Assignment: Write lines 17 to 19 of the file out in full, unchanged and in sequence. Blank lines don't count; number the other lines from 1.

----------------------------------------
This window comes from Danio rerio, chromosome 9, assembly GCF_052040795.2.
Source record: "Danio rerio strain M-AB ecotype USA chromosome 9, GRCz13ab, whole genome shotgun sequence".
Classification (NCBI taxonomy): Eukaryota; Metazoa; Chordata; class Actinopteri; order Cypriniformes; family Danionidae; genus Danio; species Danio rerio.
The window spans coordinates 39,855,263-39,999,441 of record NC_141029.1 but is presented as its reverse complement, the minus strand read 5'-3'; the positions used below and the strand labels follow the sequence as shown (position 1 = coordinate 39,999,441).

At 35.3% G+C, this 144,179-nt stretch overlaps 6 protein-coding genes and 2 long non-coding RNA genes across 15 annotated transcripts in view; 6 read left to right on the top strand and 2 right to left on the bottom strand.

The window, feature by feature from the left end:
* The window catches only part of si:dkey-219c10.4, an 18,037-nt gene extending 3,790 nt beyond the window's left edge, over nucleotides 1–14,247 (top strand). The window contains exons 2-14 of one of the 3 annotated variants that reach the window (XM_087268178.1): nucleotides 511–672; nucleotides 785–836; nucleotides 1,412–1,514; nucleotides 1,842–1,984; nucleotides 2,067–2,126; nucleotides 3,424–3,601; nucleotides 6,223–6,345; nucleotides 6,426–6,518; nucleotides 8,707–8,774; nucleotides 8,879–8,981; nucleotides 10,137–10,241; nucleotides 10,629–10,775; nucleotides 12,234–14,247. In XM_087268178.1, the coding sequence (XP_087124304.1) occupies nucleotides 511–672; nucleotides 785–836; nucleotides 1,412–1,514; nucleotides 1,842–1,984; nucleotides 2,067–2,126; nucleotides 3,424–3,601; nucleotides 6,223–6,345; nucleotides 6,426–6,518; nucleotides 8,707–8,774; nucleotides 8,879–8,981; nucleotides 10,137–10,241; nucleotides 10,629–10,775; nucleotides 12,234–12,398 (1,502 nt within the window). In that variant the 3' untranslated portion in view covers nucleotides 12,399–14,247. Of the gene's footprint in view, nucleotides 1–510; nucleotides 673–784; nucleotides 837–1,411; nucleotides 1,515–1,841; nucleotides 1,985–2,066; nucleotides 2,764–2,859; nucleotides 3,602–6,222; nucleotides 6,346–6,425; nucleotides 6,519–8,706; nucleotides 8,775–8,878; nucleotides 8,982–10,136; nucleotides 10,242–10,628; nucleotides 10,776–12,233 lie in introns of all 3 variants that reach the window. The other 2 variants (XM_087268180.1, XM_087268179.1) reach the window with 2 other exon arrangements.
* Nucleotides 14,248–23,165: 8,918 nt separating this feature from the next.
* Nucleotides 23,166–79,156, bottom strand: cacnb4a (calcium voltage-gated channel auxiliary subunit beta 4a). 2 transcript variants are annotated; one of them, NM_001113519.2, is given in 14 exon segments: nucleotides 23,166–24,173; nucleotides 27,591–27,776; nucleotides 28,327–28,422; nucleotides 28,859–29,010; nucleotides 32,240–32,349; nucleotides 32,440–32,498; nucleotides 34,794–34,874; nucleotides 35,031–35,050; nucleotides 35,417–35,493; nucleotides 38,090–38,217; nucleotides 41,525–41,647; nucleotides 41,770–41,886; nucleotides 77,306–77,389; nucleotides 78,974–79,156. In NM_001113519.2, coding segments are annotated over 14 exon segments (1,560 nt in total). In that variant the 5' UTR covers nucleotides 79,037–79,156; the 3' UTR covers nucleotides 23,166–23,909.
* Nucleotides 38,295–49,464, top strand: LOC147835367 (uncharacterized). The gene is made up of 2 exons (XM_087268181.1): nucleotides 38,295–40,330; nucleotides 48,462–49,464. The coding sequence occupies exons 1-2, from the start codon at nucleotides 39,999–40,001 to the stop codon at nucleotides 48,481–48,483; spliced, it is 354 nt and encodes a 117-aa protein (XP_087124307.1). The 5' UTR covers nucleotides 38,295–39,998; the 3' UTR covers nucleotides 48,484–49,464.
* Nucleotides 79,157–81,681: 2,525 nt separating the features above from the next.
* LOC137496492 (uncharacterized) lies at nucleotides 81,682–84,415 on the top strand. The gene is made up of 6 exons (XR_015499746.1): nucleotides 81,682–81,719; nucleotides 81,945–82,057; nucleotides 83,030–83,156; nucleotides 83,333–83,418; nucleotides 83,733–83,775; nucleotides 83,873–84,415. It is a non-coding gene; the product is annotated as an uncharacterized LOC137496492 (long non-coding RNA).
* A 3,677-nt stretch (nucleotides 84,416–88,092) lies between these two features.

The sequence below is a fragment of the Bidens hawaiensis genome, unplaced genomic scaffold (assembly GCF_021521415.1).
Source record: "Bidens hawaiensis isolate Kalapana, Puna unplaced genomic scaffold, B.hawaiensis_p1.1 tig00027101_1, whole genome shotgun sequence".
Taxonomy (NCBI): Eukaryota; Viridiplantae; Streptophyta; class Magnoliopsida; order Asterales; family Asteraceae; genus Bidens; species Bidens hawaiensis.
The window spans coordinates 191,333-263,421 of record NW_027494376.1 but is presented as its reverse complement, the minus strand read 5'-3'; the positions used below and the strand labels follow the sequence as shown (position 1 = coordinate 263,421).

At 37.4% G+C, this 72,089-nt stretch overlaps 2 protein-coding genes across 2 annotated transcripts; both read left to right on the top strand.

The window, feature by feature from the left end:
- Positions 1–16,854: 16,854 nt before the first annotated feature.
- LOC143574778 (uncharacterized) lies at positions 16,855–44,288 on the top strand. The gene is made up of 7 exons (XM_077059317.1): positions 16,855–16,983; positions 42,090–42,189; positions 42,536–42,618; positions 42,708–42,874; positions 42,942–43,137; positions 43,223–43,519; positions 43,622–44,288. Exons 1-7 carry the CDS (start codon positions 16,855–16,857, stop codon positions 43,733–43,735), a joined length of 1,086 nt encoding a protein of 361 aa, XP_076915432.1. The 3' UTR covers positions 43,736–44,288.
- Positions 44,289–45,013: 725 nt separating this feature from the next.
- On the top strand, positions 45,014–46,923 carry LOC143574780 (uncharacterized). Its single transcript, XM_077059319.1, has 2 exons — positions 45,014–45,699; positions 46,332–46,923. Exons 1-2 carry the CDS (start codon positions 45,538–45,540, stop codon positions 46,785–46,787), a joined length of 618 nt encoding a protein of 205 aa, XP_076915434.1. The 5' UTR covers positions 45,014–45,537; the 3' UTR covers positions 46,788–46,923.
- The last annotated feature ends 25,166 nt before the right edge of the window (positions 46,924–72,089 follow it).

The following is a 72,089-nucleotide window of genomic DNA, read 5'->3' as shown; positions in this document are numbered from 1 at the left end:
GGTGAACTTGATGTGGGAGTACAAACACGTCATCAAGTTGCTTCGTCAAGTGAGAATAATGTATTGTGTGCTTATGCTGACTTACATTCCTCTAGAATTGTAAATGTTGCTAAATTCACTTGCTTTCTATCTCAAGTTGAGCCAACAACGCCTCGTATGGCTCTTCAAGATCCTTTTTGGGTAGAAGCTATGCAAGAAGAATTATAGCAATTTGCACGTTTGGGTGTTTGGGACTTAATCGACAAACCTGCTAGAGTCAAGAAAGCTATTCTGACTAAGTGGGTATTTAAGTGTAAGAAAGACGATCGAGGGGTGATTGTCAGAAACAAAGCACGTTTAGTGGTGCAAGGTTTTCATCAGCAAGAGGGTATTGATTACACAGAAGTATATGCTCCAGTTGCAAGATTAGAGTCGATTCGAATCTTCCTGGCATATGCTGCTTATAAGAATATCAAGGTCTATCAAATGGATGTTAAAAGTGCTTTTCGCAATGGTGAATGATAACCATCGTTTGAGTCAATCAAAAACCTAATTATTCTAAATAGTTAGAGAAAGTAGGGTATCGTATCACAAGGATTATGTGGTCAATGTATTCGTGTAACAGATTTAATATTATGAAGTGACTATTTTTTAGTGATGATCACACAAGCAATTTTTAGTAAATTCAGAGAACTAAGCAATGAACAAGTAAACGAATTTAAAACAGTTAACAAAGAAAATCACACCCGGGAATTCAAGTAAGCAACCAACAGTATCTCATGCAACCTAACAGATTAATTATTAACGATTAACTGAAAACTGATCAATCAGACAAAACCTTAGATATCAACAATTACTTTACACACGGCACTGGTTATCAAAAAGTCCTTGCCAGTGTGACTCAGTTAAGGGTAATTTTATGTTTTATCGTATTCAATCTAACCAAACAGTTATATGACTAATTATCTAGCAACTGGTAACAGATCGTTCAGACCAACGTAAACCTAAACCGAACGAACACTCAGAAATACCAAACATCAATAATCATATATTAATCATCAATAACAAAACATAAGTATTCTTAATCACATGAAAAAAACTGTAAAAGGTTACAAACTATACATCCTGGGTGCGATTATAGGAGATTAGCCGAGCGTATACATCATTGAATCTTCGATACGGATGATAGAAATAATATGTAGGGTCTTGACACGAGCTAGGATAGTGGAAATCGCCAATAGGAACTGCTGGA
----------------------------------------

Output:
The window spans coordinates 191,333-263,421 of record NW_027494376.1 but is presented as its reverse complement, the minus strand read 5'-3'; the positions used below and the strand labels follow the sequence as shown (position 1 = coordinate 263,421).

At 37.4% G+C, this 72,089-nt stretch overlaps 2 protein-coding genes across 2 annotated transcripts; both read left to right on the top strand.

The window, feature by feature from the left end: